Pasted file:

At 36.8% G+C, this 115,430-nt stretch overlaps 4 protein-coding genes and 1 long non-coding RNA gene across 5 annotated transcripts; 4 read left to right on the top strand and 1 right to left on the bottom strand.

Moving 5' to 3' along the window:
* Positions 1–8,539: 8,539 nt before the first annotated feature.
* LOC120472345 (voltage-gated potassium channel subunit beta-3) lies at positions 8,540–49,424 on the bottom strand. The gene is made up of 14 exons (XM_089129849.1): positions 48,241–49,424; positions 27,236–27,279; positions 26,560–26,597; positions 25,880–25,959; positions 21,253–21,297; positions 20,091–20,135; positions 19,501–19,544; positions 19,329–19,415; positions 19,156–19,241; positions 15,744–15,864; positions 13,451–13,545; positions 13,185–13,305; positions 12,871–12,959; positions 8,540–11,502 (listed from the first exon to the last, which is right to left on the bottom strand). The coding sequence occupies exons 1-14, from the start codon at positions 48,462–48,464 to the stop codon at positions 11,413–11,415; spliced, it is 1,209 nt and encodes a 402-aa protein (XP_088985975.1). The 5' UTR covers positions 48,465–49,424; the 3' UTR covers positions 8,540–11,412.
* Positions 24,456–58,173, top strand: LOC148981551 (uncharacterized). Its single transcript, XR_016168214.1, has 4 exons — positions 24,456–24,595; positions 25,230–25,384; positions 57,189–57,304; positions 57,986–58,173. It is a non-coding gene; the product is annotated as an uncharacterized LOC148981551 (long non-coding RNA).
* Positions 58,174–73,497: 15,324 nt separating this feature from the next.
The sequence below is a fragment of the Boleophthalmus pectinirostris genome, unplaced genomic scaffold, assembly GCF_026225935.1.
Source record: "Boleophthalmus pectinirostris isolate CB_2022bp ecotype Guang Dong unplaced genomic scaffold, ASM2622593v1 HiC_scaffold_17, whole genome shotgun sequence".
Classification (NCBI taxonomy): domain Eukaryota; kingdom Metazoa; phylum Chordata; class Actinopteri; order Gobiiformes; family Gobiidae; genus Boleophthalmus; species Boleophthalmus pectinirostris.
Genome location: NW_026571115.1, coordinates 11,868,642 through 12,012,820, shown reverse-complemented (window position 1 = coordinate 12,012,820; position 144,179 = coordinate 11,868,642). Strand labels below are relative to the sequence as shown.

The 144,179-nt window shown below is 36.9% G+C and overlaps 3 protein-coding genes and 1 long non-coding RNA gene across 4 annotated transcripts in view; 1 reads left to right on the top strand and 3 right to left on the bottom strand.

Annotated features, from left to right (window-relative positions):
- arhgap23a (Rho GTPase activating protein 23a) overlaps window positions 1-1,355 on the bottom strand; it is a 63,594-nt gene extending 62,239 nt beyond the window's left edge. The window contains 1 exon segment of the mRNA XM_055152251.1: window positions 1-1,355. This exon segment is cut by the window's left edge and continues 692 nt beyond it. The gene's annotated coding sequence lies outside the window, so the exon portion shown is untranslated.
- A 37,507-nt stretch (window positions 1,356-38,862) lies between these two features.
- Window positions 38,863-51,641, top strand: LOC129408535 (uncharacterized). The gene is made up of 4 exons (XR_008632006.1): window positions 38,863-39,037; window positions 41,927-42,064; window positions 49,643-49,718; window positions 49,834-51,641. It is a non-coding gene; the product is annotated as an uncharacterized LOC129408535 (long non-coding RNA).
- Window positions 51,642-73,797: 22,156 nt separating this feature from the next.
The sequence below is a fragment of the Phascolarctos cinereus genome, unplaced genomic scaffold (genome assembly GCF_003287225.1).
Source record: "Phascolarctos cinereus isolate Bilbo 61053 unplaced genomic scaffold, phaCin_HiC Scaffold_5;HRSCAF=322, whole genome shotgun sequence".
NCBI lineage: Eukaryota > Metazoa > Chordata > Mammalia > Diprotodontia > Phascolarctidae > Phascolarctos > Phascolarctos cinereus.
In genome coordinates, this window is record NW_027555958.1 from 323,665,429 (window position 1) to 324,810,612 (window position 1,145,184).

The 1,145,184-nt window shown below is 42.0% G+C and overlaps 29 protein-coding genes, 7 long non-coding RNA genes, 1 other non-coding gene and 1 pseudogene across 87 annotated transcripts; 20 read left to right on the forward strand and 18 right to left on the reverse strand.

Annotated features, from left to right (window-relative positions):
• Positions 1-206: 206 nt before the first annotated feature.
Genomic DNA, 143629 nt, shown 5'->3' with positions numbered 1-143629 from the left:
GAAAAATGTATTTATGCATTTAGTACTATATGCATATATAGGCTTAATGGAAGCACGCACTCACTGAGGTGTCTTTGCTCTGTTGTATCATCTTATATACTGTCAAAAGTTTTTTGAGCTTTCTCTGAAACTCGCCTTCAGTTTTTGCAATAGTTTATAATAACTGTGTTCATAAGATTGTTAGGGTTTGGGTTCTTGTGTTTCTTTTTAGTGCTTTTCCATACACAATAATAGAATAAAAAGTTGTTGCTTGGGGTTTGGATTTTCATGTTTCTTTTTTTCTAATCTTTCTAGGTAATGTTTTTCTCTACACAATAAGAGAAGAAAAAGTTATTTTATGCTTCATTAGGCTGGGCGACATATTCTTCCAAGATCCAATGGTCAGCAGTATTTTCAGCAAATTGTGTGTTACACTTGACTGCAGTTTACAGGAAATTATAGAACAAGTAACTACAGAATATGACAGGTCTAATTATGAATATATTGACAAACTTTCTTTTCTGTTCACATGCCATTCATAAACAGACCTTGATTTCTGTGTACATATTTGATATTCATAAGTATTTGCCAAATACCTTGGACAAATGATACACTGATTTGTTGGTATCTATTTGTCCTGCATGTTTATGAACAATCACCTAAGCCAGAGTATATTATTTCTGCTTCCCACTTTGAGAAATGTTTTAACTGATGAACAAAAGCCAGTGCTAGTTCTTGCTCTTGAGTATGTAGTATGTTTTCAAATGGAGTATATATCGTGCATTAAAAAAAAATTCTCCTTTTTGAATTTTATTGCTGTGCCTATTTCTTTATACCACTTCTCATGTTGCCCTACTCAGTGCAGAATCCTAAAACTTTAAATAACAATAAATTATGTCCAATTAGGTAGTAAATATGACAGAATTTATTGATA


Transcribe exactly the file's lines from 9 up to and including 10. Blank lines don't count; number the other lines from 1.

Classification (NCBI taxonomy): domain Eukaryota; kingdom Metazoa; phylum Chordata; class Actinopteri; order Gobiiformes; family Gobiidae; genus Boleophthalmus; species Boleophthalmus pectinirostris.
Genome location: NW_026571115.1, coordinates 11,868,642 through 12,012,820, shown reverse-complemented (window position 1 = coordinate 12,012,820; position 144,179 = coordinate 11,868,642). Strand labels below are relative to the sequence as shown.